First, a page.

Naturopath Practice Disciplinary Actions

Naturopaths who hold a license or certification in Arizona can face license actions by the AZ Naturopath Board for any investigatory matters.  If the Board determines formal licensing action is necessary it will happen after the completion of an investigation. It’s the job of the Board to review any complaint alleging a violation of the Arizona Naturopathic Practice Act and Arizona law.  Thus, at an Arizona Naturopathic Board Meeting (see old Minutes and Agendas) the Board will vote to determine the outcome of each investigation, thus, a defense lawyer may be needed.  The Board can vote on a non-disciplinary outcome or vote to offer the naturopath formal discipline.

Examples of Disciplinary Actions include:

    • CASE DISMISSAL:  The Board may dismiss a case if they determine there was not a violation of Arizona law.
    • LETTER OF CONCERN: A letter from the Board expressing concern that the naturopath’s conduct was not ideal; however, the conduct does not necessarily violate Arizona law. (Not uncommon for a first time DUI)
    • NON-DISCIPLINARY ORDER:  The Board will require a prescribed number of hours of continuing education that provides the necessary understanding of current developments, skills, procedures or treatment.
    • DECREE OF CENSURE: A decree of censure is the lowest level of formal discipline.  There are no probationary requirements.
    • CIVIL PENALTY: This is similar to a Decree of Censure. The difference is a naturopath can receive a fine (up to $2000 per violation).
    • PROBATION: Probation is offered through a Consent Agreement.  The Consent Agreement requires the naturopath to do certain things (drug testing, work supervision, counseling, continuing education).  Or alternatively, refrain from doing things (unsupervised care, using alcohol, etc.).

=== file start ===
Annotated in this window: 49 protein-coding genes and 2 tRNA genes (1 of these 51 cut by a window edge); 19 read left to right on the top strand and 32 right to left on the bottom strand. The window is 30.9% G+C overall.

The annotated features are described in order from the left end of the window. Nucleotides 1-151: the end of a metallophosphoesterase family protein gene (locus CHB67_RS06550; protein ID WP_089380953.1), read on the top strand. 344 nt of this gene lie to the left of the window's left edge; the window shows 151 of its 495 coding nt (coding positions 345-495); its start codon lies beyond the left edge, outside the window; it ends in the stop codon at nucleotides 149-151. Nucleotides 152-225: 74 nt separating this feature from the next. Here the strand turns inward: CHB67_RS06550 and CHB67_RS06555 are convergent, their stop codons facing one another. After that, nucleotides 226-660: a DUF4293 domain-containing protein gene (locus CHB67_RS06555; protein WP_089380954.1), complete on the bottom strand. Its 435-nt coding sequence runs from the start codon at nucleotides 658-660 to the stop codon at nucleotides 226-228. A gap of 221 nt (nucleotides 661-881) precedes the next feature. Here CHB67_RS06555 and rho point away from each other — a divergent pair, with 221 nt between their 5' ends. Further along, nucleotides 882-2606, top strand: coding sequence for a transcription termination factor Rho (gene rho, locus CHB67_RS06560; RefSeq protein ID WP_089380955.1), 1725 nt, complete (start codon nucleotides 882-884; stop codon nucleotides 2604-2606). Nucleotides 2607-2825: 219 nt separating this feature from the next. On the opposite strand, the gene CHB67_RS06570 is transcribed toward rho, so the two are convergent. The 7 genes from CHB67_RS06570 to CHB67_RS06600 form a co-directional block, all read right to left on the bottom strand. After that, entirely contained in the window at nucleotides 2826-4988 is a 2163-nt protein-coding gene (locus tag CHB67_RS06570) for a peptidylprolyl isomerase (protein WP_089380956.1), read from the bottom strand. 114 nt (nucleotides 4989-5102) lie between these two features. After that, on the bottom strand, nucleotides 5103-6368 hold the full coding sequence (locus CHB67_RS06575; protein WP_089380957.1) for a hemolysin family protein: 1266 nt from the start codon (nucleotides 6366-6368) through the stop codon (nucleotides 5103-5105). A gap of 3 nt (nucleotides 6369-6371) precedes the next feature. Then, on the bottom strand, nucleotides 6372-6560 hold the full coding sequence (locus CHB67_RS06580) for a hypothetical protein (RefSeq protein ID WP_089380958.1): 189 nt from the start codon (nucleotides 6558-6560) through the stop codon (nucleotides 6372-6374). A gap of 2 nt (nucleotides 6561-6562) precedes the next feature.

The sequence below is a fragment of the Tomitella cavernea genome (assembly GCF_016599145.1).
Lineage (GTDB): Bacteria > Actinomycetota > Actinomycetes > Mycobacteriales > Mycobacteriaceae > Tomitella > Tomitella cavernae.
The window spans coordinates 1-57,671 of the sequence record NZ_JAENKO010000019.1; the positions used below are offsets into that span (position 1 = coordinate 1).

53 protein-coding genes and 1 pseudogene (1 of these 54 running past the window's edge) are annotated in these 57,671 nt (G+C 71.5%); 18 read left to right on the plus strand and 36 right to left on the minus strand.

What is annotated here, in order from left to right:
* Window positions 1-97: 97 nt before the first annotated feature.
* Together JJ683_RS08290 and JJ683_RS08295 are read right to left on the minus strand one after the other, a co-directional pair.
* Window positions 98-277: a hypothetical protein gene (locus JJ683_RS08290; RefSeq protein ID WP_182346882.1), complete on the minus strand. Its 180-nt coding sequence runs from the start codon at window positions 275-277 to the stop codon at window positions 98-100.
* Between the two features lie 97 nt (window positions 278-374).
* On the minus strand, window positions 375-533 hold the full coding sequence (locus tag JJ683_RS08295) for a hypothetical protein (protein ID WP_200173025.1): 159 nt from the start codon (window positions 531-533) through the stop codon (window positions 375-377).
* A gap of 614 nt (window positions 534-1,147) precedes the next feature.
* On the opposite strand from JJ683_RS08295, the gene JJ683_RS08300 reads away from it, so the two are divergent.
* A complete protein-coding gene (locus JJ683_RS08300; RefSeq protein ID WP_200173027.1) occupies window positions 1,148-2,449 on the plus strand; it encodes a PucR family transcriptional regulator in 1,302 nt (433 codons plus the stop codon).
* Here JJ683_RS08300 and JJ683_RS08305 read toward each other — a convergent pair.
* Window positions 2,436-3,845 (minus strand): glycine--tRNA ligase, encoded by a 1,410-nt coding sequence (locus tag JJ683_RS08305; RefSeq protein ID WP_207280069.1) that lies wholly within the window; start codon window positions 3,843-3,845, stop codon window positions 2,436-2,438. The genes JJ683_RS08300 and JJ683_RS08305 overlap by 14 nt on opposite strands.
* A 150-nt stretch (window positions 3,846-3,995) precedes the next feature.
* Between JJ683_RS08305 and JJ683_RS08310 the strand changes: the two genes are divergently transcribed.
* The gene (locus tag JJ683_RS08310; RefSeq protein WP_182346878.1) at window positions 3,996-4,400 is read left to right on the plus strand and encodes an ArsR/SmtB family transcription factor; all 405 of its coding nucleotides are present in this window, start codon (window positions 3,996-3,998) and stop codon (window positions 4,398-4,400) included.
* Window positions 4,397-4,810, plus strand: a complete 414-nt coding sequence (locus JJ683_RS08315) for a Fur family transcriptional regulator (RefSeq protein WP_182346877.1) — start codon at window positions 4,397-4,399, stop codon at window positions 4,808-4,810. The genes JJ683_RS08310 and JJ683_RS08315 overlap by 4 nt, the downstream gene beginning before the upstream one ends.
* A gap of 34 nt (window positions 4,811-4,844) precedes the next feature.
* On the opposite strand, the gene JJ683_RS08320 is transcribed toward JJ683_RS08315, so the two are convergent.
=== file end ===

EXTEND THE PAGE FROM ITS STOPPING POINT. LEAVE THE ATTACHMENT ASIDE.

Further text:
• SUSPENSION: A suspension stops the naturopath from practicing as a naturopath for a period of time until the Board lifts the suspension.
    • REVOCATION: If the Board revokes a naturopath‘s license the naturopath will be unable to provide care for a minimum amount of time.  After the period the naturopath will have to reapply for their license after the five year period has ended.  If the naturopath reapplies for licensure the nurse must must demonstrate that the grounds for revocation (substance abuse, mental health problems, criminal convictions, medical issues) has been rectified.
    • VOLUNTARY SURRENDER: The naturopath voluntarily gives up their license.  The benefit of a voluntary surrender is that the Board is usually willing to reduce the amount of time until a naturopath can reapply (between 2 to 3 years).

Contact Our Arizona Professional Board Lawyer

If you’re interested in learning more about our license defense lawyer services (located in Phoenix) and how to protect your rights, set up a consultation with Chelle Law and our Arizona Naturopath Attorney reach out to us today.